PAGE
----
Master These Financial Fundamentals Before Trying Girl Math

Girl math doesn’t refer to calculations exclusively performed by ladies. It’s the latest trend to go viral on TikTok that describes a particular way of budgeting on splurge items.

If you’re on the app, there’s no way you haven’t seen at least one video discussing girl math by now. Content creators and run-of-the-mill users jump on the chance to use the same viral songs and popular hashtags ad nauseam until the next trend emerges. But even people who aren’t on the app may have read or heard about it, as girl math spreads like wildfire through popular culture.

On the surface, girl math is a tongue-in-cheek way of rationalizing splurge spending on fun items like clothes, coffee, and vacations. However, it can justify poor financial decisions that set your budget up for failure.

Indulging in life’s pleasures is important for your mental health, but it’s crucial you have a strong financial foundation before diving headfirst into this trend. Let’s get into what girl math really means, the potential dangers it poses, and how you can adopt it while prioritizing your financial health.

What is Girl Math?

Girl math is a term that describes the way young women justify spending their money on non-essential expenses. It often uses unusual mental arithmetic to make this extra spending seem okay in the long run.

“Girl math” is the art of justifying unnecessary splurge spending by convincing oneself that it’s a reward, a morale booster, or something that won’t make a significant dent in one’s overall budget. This trend has gained popularity thanks to platforms like TikTok, where users share their creative ways of justifying splurges.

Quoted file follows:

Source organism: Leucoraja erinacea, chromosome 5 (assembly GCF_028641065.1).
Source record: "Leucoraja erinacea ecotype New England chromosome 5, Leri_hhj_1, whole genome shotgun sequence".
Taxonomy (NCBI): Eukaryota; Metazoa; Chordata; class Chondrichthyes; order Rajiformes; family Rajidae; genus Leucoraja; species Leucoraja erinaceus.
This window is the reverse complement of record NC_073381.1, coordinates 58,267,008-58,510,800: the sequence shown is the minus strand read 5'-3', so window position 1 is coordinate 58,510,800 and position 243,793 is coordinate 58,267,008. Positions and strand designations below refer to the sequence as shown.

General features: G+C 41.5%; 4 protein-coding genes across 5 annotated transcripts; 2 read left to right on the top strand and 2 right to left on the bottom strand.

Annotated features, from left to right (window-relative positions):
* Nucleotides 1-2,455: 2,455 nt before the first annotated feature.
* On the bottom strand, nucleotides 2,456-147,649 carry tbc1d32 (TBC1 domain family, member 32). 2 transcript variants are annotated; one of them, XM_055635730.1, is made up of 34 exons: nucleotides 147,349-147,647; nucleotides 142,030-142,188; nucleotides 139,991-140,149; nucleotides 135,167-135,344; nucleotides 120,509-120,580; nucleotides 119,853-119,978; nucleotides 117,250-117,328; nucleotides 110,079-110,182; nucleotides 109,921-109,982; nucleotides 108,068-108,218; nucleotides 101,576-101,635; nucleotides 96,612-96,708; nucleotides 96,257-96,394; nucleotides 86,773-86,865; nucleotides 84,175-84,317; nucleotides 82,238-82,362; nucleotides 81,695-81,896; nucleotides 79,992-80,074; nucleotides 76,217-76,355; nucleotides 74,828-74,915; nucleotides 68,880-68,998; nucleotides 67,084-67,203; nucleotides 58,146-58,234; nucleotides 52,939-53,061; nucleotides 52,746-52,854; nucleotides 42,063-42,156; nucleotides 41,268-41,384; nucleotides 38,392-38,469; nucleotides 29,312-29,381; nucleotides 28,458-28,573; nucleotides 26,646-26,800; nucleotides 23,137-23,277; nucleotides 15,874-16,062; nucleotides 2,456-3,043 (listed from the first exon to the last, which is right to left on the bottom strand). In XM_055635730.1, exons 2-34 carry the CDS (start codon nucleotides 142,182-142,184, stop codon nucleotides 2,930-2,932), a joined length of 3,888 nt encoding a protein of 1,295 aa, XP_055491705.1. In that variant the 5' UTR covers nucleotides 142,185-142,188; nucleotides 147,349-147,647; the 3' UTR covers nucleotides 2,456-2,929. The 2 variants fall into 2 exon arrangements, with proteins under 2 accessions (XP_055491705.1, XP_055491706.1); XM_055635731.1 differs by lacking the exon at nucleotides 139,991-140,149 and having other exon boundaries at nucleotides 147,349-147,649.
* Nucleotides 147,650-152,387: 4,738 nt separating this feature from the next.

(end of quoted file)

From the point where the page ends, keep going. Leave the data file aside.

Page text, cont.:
While the term earned notoriety on TikTok, it was first coined by a call-in podcast from New Zealand called “Fletch, Vaughan & Hayley.”

During these calls, the hosts justify big-ticket spending (think a \$1,000 handbag) by calculating its cost-per-use. If you carry this bag around every day for a year, girl math tells you it’s roughly \$2.74 a day — or less the longer you keep it. That’s practically a steal. Or, in the case of items purchased on sale, the hosts would focus on the money saved by grabbing the item on discount — not the money spent.

Let’s head to TikTok now for a more practical definition of this latest trend. Here’s how a personal finance account called @mixedupmoney calculates money:

“If the Starbucks app is loaded, the coffee is free. If my favourite store is having a sale, I have to buy something, otherwise I’m losing money. Cash is not real money; if I buy something with cash, it is free.”

Other examples of girl math include returning items is making money. The theory is that your budget has already lost that money when you purchased the item in question. Getting that money back is like a windfall.

Despite its name, it’s not just a “girl” thing. Everybody is guilty of these excuses every once in a while, reaching for increasingly thin ways to rationalize why they bought those new sneakers, paid extra for Postmates, or splurged on a pricey Airbnb.

The Dangers of Overindulgence:

Embracing girl math without understanding the risk can lead to several financial pitfalls. For one thing, you can easily justify overspending, wasting money you need for the essentials. You might put purchases on credit, wracking up unnecessary debt and jeopardizing your financial future.